• Question: why does the light in the city affect how we can se the nightsky if you know please write to me

    Asked by anon-267423 to Ruth, Roan, James, Bradley on 5 Nov 2020.
    • Photo: James Lees

      James Lees answered on 5 Nov 2020:

      Our eyes adjust shape depending on the levels of brightness. When it’s dark your pupil gets bigger to let more light in just light a camera lens.

      Because your pupil is bigger you’re able to see things that are fainter. (You can experience this by going outside at night from a bright house and noticing how everything becomes steadily easier to see).

      When you’re in a city there is lots of light about from street lights such so your pupils don’t need to open as wide. Because they don’t do this you’re not able see the fainter stars.

      In effect the ambient light in a city ‘drowns out’ the light of the night sky.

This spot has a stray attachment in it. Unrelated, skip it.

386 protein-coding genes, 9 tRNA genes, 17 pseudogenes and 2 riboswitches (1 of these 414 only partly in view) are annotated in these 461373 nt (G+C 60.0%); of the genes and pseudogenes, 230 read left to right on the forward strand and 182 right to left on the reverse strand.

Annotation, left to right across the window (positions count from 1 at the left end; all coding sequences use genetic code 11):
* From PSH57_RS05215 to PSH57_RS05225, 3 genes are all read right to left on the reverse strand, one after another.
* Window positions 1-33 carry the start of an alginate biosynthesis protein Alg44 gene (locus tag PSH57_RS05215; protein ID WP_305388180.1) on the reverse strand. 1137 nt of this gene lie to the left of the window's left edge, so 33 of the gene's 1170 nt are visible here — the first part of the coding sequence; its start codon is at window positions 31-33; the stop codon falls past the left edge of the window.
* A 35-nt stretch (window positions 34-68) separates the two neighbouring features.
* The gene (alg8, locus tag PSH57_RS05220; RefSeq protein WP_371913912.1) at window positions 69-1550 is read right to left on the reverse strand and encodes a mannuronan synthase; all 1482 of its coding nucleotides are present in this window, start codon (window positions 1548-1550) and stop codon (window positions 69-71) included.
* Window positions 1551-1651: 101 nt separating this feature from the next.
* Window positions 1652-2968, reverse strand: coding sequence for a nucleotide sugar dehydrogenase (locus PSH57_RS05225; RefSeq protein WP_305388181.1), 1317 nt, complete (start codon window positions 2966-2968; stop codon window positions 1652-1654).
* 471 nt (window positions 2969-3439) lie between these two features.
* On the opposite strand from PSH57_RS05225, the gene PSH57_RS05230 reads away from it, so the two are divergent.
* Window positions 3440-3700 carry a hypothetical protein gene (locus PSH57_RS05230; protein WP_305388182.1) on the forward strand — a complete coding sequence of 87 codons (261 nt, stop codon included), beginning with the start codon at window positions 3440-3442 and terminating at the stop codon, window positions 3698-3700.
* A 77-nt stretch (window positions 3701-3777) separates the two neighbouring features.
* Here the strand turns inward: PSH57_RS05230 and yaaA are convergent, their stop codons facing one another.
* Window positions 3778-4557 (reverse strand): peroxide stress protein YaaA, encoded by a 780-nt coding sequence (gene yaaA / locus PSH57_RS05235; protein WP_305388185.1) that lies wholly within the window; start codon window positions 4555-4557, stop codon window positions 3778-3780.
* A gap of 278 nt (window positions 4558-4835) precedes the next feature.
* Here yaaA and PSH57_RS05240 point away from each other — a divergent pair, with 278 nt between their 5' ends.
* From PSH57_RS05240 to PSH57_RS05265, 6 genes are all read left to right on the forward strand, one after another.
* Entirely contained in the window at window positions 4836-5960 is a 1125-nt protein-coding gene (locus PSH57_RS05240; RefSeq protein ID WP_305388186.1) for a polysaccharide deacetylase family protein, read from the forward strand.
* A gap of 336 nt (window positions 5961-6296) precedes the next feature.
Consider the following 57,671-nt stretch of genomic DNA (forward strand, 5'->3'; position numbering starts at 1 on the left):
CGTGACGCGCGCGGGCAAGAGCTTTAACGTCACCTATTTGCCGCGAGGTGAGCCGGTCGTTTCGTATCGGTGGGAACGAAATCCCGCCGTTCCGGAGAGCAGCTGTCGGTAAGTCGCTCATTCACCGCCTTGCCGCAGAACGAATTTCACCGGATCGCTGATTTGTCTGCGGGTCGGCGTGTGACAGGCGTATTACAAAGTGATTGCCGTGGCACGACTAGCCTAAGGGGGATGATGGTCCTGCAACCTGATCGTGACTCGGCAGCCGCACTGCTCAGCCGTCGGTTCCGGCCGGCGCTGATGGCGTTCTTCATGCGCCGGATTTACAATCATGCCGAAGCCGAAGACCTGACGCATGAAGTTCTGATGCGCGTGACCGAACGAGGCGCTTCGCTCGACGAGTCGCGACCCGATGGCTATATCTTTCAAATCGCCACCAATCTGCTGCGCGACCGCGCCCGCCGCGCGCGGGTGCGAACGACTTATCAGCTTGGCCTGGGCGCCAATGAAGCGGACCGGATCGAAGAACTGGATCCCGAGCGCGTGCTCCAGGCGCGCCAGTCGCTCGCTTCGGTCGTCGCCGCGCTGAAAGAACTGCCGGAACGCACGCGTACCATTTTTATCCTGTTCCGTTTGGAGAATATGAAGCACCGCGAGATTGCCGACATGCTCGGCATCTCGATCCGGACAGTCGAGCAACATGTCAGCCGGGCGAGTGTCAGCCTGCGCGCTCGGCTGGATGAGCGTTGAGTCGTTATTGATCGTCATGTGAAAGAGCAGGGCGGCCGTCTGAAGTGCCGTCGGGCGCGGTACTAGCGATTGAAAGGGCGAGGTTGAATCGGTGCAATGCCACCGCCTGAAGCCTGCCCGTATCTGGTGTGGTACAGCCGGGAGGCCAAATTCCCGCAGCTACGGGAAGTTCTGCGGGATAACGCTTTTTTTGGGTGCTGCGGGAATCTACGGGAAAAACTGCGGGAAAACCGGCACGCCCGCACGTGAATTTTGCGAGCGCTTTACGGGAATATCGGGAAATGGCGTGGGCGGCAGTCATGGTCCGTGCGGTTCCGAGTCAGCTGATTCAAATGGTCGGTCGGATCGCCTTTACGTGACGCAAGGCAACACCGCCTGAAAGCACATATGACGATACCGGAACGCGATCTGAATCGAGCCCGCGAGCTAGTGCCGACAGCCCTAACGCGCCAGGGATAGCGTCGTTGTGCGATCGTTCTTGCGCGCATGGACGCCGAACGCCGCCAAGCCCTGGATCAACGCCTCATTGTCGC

• Photo: Bradley Young

      Bradley Young answered on 5 Nov 2020:

      It’s kind of the same reason as why a torch might not look very bright when you turn it on during the day, but it looks much brighter outside at nighttime.

      If there’s a lot of light around then you can’t distinguish the light from stars from the rest of the light produced by the city.

    • Photo: Roan Haggar

      Roan Haggar answered on 6 Nov 2020:

      Just to add to what James and Bradley have said: light from human activities (things like streetlights and car headlights) can also reflect off of the atmosphere, which is what gives the sky the red/orange glow that you can see in big cities.

      If you go out to the countryside, the sky is a much darker colour, because it doesn’t have this man-made light reflecting off it. This makes the light from stars stand out much more clearly. It’s kind of like how no-one would notice if you got white paint on a white t-shirt, but if you got white paint on a black t-shirt it would be pretty obvious! Hope this helps.